Brenna’s name means, “little one with raven tresses.” I have described her accordingly. In western literary history, heroines tend to be beautiful (and blonde), but I’ve decided to twist that concept a little by revealing two elements of Brenna’s beauty that cause trouble for her and function as a social critique. The first, is that being pretty creates a perception among many people that beauty is her only praiseworthy trait, and that she must be valued because she’s pretty. It’s true that many beautiful people (men as well as women) become self-absorbed and entitled in childhood and never grow out of that, yet I have known at least two very beautiful women in my life who rank among the kindest and gentlest people I’ve ever met. And like them, Brenna’s good character, her talent and intelligence are consistently glossed over as other people in the milieu evaluate her face and figure to the exclusion of everything else about her. Men tend to either project their lust, or fawn stupidly in a lame effort to please her. Women often simmer with envy and despise her without reason. In most cases, Brenna is not taken seriously. She’s frequently dismissed as Garrick’s plaything.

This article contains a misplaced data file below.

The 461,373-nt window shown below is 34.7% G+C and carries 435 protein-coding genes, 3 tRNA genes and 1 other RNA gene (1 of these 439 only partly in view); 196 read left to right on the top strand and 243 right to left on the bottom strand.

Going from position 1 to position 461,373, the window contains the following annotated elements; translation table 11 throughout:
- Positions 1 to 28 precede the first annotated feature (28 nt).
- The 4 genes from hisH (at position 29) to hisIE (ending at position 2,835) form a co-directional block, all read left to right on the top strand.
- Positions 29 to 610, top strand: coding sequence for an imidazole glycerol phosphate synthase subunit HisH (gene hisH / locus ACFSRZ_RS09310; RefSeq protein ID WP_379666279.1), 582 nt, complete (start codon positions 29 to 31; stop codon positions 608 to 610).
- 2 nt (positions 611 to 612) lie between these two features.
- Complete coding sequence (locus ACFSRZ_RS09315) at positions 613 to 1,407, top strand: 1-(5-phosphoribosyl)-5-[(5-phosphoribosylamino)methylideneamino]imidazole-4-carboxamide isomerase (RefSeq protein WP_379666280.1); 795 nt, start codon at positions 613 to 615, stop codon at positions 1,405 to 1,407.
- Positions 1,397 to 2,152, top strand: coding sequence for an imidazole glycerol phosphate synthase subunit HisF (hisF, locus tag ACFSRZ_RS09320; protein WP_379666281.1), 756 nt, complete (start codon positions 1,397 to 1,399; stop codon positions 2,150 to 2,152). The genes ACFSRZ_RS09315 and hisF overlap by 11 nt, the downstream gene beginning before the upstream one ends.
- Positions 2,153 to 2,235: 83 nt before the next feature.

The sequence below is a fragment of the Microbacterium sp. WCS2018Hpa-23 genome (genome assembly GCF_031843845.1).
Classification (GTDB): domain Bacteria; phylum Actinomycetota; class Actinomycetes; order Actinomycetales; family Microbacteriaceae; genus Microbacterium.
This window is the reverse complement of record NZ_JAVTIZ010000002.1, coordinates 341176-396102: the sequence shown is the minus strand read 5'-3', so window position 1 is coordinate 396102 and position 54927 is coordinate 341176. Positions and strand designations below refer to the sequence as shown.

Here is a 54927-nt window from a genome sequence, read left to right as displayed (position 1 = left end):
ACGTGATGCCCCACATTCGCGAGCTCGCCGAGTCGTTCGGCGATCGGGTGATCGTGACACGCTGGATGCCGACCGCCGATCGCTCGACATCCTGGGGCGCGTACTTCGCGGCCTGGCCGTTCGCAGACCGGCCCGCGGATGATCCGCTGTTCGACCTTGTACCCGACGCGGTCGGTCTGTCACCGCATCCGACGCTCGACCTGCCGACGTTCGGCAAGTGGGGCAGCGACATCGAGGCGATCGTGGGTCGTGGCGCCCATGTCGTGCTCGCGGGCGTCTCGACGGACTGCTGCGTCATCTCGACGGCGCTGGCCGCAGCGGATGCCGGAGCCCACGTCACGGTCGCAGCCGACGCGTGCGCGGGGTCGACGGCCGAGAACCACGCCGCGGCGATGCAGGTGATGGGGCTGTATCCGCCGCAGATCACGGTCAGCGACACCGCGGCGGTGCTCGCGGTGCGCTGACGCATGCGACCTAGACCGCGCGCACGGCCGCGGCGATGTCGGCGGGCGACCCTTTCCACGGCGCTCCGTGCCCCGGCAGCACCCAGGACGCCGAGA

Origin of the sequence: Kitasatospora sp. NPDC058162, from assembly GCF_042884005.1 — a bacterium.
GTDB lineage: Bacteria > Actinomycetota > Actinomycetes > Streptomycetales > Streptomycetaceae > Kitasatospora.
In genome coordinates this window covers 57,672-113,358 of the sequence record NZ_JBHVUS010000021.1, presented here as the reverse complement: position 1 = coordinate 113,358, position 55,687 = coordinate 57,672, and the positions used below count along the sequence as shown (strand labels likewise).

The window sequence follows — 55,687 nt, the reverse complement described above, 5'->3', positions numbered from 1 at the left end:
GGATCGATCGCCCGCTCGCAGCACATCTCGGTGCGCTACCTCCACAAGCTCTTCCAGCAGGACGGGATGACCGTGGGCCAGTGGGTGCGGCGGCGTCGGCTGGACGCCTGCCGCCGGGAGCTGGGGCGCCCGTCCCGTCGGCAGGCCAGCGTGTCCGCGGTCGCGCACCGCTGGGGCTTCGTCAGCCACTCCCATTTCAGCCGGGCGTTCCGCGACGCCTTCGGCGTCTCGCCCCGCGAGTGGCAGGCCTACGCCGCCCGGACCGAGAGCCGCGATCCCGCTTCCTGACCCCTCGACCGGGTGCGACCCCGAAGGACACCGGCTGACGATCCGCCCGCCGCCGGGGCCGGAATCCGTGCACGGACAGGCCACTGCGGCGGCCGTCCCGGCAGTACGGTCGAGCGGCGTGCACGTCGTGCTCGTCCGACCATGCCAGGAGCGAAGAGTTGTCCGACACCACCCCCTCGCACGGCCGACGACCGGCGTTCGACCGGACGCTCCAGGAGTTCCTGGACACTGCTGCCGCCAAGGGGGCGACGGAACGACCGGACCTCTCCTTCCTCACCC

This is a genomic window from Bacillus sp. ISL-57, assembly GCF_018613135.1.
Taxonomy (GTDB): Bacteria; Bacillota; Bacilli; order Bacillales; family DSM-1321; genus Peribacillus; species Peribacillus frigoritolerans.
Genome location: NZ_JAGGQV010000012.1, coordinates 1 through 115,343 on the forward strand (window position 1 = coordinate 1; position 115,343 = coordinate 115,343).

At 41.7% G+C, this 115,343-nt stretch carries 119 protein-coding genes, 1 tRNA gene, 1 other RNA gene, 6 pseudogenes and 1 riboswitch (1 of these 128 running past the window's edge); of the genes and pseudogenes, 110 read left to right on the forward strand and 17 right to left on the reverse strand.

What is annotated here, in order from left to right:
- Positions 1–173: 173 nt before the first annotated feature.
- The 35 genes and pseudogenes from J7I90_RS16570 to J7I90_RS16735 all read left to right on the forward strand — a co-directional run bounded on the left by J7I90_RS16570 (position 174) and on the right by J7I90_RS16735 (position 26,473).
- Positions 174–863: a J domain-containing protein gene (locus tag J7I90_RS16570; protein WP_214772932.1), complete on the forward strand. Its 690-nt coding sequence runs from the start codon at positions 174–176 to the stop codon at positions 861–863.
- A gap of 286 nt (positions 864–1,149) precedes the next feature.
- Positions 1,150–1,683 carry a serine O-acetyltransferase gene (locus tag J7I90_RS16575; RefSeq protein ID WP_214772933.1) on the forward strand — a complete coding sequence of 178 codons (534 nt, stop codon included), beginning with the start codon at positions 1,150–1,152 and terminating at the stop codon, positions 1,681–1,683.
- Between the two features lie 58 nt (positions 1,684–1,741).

Brenna is not a trope. I’d like readers and viewers of my renders to get over their silly, middle-school giggling and raising of eyebrows over the fact that she’s a busty woman. Many women who share her shape exist. I grew up with a mother, a sister and cousins who are all well-endowed, and likely for that reason, I find an hourglass shape attractive. There is no guile, repression, mental or moral deficiency in this, yet I’m stunned watching people roll their eyes and snicker when they see a render of Brenna, her sister, Thea, or Bronwyn. If I find that body shape appealing, why make a fuss about it?